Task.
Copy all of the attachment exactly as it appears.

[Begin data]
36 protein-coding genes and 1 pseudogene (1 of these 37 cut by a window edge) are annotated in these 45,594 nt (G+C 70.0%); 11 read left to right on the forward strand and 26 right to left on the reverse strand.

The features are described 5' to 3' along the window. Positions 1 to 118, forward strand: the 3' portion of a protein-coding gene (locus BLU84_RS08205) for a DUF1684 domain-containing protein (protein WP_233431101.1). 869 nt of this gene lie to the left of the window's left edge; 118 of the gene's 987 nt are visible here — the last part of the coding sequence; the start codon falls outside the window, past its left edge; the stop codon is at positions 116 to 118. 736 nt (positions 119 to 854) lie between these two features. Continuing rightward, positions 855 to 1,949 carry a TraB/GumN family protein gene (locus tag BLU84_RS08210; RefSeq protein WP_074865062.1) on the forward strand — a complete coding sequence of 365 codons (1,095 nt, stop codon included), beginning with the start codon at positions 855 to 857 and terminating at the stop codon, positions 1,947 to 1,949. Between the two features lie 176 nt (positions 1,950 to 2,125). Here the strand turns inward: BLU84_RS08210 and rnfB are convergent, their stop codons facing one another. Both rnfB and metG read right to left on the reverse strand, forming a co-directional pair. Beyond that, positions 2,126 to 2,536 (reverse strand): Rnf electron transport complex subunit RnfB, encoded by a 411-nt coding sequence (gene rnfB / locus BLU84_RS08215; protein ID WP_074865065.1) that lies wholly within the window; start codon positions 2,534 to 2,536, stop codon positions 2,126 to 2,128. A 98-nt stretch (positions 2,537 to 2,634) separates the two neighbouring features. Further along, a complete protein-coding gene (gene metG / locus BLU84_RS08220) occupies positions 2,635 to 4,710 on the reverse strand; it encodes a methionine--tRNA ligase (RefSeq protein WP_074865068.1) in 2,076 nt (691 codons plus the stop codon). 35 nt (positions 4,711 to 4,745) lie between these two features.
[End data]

36 protein-coding genes and 1 pseudogene (1 of these 37 cut by a window edge) are annotated in these 45,594 nt (G+C 70.0%); 11 read left to right on the forward strand and 26 right to left on the reverse strand.

The features are described 5' to 3' along the window. Positions 1 to 118, forward strand: the 3' portion of a protein-coding gene (locus BLU84_RS08205) for a DUF1684 domain-containing protein (protein WP_233431101.1). 869 nt of this gene lie to the left of the window's left edge; 118 of the gene's 987 nt are visible here — the last part of the coding sequence; the start codon falls outside the window, past its left edge; the stop codon is at positions 116 to 118. 736 nt (positions 119 to 854) lie between these two features. Continuing rightward, positions 855 to 1,949 carry a TraB/GumN family protein gene (locus tag BLU84_RS08210; RefSeq protein WP_074865062.1) on the forward strand — a complete coding sequence of 365 codons (1,095 nt, stop codon included), beginning with the start codon at positions 855 to 857 and terminating at the stop codon, positions 1,947 to 1,949. Between the two features lie 176 nt (positions 1,950 to 2,125). Here the strand turns inward: BLU84_RS08210 and rnfB are convergent, their stop codons facing one another. Both rnfB and metG read right to left on the reverse strand, forming a co-directional pair. Beyond that, positions 2,126 to 2,536 (reverse strand): Rnf electron transport complex subunit RnfB, encoded by a 411-nt coding sequence (gene rnfB / locus BLU84_RS08215; protein ID WP_074865065.1) that lies wholly within the window; start codon positions 2,534 to 2,536, stop codon positions 2,126 to 2,128. A 98-nt stretch (positions 2,537 to 2,634) separates the two neighbouring features. Further along, a complete protein-coding gene (gene metG / locus BLU84_RS08220) occupies positions 2,635 to 4,710 on the reverse strand; it encodes a methionine--tRNA ligase (RefSeq protein WP_074865068.1) in 2,076 nt (691 codons plus the stop codon). 35 nt (positions 4,711 to 4,745) lie between these two features.